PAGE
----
Friday 15 November, 2019

Children's Authority demands probe into radio interview on child abuse

The Children’s Authority is once again reiterating its call for responsible and ethical journalism following a radio interview on a morning talk show on Wednesday, where the interviewee detailed incidents of punishment against her children. 

The Authority said it contacted the media house for information on the interviewee, after receiving several calls to its Hotline. However, the radio station allegedly claimed it was all an act.

“In an effort to substantiate the claims of alleged abuse detailed on the radio station, the Authority was informed by the media house, that the interview with alleged child protection concerns was a “play to create awareness” and was not actual events.”

According to the child-protection agency, this was not made clear in the interview.

“The Authority notes that at no time during the interview or after, did the presenters notify its audience that the interview was fake or an enactment. As such, the Authority is of the view that such tactics goes against the Principles of Ethical Journalism, which all media houses should be guided by to maintain accuracy and credibility, especially in light of recent events that have occurred.”

The Authority said the tactic employed by the media house is “salacious” and “irresponsible”. It further called on the Media Association (MATT) and Telecommunications Authority (TATT) to launch a full investigation into this matter.

The statement also noted that the industry needs to be regulated.

“In this regard, the Authority is calling for the implementation of a national Code of Ethics for all media houses and greater vigilance and regulation by MATT and the TATT.  Additionally, we are calling for all media houses to adopt the guide published by the Association of Caribbean Media Workers, entitled “Our Children, Our Media”.”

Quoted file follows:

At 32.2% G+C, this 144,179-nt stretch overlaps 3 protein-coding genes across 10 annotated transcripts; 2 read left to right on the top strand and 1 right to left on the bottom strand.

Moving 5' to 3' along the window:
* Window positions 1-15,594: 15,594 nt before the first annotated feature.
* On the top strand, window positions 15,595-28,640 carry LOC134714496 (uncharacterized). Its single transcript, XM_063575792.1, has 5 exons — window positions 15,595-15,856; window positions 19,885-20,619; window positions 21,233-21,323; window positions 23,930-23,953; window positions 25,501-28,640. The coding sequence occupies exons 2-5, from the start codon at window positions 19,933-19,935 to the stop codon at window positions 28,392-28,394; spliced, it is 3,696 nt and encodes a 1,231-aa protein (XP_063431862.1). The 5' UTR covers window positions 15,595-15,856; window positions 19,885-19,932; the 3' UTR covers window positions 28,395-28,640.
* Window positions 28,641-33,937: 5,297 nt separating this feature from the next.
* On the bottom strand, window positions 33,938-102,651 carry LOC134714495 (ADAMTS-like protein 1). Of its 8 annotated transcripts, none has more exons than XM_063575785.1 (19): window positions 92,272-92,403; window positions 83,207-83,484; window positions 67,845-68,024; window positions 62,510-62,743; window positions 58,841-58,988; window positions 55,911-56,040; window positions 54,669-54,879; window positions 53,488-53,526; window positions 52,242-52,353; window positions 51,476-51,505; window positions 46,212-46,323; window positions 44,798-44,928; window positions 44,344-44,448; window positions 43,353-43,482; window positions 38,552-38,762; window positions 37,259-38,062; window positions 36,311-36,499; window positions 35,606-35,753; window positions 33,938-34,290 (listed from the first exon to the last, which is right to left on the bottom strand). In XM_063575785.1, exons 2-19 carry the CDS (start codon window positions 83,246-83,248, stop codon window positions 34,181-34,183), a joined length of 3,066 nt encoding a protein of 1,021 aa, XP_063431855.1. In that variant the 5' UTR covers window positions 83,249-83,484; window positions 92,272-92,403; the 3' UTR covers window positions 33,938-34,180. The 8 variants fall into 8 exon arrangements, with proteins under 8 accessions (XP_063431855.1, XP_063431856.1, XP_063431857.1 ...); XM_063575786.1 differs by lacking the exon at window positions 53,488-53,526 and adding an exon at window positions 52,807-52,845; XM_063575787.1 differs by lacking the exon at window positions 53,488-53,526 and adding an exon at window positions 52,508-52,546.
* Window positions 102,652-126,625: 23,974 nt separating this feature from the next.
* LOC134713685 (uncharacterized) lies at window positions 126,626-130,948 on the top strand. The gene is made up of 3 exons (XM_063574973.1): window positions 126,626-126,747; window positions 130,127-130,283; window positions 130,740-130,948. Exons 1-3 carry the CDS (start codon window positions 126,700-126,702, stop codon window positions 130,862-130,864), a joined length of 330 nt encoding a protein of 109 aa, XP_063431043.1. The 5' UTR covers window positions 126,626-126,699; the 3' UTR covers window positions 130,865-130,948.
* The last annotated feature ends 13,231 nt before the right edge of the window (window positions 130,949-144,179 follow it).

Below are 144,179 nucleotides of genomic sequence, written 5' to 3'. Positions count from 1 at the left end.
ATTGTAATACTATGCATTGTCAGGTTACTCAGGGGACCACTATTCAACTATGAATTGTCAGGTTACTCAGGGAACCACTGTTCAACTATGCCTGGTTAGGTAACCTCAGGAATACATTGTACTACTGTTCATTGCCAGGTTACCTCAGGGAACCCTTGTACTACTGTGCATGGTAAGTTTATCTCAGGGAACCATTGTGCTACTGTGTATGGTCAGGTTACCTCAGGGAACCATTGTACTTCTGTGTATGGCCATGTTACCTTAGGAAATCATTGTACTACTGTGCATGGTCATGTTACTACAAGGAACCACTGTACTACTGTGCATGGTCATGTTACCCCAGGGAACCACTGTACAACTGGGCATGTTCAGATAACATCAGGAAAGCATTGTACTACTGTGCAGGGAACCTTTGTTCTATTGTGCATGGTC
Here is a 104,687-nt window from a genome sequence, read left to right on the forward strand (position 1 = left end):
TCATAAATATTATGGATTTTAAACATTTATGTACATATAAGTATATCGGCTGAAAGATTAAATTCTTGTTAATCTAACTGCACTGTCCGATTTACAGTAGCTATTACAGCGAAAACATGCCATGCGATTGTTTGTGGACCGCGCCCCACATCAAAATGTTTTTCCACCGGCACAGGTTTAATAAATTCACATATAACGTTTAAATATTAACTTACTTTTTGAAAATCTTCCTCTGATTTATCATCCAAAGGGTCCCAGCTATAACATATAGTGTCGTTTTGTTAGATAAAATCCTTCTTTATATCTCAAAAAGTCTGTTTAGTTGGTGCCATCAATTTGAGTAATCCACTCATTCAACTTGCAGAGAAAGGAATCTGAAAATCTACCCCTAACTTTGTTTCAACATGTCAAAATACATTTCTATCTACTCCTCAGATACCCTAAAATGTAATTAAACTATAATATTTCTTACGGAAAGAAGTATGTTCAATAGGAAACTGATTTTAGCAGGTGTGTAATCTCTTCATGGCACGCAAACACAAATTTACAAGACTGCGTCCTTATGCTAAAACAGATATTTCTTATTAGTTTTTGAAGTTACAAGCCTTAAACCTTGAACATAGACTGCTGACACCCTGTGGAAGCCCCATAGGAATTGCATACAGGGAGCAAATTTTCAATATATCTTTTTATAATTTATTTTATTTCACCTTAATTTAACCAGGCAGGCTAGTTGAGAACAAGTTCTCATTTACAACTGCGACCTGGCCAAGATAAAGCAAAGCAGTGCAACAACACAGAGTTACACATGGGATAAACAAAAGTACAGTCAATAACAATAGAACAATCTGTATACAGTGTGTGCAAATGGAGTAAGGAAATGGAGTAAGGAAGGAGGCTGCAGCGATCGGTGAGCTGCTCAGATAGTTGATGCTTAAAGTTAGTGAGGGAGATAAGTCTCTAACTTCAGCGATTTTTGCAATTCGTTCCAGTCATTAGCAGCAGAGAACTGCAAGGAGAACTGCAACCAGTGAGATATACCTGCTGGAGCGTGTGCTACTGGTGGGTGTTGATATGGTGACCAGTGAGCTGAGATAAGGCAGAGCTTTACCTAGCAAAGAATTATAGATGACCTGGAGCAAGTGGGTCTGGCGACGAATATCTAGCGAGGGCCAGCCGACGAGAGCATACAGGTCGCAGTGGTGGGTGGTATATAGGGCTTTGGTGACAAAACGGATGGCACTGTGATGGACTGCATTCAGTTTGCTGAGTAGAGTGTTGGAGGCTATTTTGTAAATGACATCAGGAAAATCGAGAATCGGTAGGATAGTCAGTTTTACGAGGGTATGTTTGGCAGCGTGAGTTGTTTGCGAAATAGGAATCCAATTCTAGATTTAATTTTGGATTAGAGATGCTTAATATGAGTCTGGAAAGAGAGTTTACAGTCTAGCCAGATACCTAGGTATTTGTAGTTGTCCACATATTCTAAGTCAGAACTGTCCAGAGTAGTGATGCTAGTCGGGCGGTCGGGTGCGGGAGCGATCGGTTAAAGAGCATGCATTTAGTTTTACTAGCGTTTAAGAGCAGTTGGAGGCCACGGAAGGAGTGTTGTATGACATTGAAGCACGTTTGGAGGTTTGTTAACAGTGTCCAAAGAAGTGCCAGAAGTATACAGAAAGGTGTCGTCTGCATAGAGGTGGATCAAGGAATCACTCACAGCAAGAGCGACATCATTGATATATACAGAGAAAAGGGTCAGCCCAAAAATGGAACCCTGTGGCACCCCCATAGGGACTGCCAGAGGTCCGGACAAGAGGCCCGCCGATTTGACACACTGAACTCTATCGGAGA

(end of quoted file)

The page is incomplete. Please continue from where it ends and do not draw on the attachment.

The agency said while it has received more than 21,000 reports of abuse, such claims and or tactics by anyone are not taken lightly as all reports of extreme physical harm triggers its Emergency Response Team and the Child Protection Unit of the Police to respond. 

“The action of the media house this morning caused a waste in already limited resources. The Authority is cognisant of the media’s role as a watchdog of society and the number of ways in which the media can impact society. However, that impact can quickly be turned from a positive to a negative, if the actions of the media is likely to create undue alarm and or instability. Therefore, the adoption of a broadcast code and code of ethics for journalists is necessary to avoid undue damage to the reputation of the society’s watchdog.”

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